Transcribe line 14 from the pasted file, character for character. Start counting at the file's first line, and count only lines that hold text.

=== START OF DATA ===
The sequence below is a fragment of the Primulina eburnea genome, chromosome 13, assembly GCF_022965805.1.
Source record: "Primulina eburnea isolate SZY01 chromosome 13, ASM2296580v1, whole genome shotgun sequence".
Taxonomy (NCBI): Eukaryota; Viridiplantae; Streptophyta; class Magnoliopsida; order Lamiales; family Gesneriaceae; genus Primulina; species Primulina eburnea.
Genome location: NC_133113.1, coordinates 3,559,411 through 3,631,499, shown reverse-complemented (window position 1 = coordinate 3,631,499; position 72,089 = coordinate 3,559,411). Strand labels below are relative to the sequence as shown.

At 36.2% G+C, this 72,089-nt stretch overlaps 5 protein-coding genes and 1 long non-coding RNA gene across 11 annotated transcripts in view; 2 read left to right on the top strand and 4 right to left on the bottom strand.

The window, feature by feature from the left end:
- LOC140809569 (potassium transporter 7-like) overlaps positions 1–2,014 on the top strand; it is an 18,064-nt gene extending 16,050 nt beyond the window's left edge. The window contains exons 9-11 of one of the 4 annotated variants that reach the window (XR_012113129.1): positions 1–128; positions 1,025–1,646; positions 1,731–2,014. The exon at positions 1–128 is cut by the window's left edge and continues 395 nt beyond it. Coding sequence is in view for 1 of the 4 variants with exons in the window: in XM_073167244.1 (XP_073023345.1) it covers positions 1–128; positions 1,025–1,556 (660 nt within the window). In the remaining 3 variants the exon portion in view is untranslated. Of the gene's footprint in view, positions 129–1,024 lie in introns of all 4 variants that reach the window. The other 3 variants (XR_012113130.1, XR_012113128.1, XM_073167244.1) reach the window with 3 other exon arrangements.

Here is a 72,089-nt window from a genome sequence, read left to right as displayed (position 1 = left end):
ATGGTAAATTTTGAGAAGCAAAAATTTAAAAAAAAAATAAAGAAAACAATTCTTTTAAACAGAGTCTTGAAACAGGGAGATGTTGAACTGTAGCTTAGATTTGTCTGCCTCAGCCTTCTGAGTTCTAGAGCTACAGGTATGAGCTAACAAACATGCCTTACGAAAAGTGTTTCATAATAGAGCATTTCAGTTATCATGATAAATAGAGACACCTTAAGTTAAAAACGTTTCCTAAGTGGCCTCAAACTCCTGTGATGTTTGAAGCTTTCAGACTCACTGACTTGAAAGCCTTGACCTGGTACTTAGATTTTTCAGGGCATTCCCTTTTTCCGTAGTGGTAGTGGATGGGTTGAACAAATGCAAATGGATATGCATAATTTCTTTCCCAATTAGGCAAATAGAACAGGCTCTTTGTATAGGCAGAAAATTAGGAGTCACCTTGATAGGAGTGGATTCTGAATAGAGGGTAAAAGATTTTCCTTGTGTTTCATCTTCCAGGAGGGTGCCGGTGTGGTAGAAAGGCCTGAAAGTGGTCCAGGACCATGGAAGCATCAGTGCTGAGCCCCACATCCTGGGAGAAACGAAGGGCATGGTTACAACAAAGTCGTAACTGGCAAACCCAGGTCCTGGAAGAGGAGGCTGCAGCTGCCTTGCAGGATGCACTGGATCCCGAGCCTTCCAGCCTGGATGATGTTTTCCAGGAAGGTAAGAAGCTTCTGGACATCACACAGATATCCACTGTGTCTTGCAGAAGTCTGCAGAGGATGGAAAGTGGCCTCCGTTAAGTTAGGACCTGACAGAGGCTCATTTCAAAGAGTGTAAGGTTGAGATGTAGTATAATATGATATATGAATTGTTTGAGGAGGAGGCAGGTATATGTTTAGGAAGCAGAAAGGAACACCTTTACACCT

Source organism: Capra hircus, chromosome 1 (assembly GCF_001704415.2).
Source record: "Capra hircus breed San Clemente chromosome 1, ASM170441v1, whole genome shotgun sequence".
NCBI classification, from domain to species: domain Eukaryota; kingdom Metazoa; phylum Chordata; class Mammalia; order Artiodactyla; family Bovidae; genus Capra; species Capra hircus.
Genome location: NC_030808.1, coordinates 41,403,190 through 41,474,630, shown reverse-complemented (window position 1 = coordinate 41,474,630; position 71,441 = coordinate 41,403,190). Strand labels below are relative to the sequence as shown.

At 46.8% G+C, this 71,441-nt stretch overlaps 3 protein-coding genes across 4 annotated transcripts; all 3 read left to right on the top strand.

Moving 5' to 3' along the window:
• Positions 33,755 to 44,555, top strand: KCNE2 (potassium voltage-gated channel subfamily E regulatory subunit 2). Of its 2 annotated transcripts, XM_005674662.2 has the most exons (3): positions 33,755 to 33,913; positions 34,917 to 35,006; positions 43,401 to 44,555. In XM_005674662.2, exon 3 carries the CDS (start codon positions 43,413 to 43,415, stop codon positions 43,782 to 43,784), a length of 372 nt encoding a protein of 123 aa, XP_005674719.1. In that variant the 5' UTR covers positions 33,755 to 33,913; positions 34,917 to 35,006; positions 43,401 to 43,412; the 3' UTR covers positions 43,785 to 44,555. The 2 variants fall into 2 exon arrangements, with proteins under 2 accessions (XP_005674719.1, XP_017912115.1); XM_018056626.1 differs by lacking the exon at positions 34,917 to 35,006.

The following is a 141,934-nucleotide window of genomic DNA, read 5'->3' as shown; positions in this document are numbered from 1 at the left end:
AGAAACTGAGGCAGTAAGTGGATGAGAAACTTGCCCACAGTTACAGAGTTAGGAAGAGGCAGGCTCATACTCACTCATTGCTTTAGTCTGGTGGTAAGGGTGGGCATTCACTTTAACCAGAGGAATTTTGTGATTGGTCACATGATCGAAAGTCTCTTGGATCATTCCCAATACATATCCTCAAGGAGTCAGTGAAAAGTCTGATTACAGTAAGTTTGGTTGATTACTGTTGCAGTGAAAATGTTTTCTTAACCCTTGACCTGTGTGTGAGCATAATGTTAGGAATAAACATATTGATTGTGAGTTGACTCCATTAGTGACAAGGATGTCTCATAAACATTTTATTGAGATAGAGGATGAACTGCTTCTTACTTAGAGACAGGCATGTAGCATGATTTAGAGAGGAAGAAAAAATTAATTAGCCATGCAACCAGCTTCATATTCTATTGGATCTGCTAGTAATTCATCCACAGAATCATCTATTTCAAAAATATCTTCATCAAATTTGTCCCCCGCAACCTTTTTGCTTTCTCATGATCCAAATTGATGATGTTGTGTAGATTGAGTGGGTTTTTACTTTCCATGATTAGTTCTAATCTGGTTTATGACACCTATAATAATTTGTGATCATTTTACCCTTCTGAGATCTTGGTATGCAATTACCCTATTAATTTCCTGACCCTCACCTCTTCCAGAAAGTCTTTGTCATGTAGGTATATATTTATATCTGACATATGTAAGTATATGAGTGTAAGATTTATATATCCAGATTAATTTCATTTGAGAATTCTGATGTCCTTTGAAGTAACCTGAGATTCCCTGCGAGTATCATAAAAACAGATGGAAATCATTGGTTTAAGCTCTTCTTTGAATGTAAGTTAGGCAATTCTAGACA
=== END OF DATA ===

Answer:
At 46.8% G+C, this 71,441-nt stretch overlaps 3 protein-coding genes across 4 annotated transcripts; all 3 read left to right on the top strand.